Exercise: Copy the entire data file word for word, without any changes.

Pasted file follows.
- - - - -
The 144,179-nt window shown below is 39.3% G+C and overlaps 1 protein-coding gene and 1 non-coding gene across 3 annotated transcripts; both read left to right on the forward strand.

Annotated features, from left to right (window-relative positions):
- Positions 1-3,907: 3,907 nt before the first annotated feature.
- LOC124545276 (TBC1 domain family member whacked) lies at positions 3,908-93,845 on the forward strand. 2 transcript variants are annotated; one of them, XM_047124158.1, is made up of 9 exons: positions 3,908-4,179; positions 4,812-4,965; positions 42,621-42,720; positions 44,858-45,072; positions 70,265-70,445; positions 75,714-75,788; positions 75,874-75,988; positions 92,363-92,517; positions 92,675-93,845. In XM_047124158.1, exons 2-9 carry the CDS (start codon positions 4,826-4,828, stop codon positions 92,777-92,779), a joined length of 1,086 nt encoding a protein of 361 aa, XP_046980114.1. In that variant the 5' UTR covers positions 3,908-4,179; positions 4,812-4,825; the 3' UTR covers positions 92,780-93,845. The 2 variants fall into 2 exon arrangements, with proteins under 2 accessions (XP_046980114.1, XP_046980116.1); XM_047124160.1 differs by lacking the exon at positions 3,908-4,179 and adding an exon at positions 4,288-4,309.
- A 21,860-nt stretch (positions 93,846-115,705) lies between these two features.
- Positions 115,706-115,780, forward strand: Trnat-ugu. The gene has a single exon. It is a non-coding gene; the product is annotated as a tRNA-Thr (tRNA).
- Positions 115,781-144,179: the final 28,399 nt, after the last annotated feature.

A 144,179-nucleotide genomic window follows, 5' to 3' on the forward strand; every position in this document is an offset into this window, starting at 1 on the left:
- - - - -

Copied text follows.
The 144,179-nt window shown below is 39.3% G+C and overlaps 1 protein-coding gene and 1 non-coding gene across 3 annotated transcripts; both read left to right on the forward strand.

Annotated features, from left to right (window-relative positions):
- Positions 1-3,907: 3,907 nt before the first annotated feature.
- LOC124545276 (TBC1 domain family member whacked) lies at positions 3,908-93,845 on the forward strand. 2 transcript variants are annotated; one of them, XM_047124158.1, is made up of 9 exons: positions 3,908-4,179; positions 4,812-4,965; positions 42,621-42,720; positions 44,858-45,072; positions 70,265-70,445; positions 75,714-75,788; positions 75,874-75,988; positions 92,363-92,517; positions 92,675-93,845. In XM_047124158.1, exons 2-9 carry the CDS (start codon positions 4,826-4,828, stop codon positions 92,777-92,779), a joined length of 1,086 nt encoding a protein of 361 aa, XP_046980114.1. In that variant the 5' UTR covers positions 3,908-4,179; positions 4,812-4,825; the 3' UTR covers positions 92,780-93,845. The 2 variants fall into 2 exon arrangements, with proteins under 2 accessions (XP_046980114.1, XP_046980116.1); XM_047124160.1 differs by lacking the exon at positions 3,908-4,179 and adding an exon at positions 4,288-4,309.
- A 21,860-nt stretch (positions 93,846-115,705) lies between these two features.
- Positions 115,706-115,780, forward strand: Trnat-ugu. The gene has a single exon. It is a non-coding gene; the product is annotated as a tRNA-Thr (tRNA).
- Positions 115,781-144,179: the final 28,399 nt, after the last annotated feature.

A 144,179-nucleotide genomic window follows, 5' to 3' on the forward strand; every position in this document is an offset into this window, starting at 1 on the left: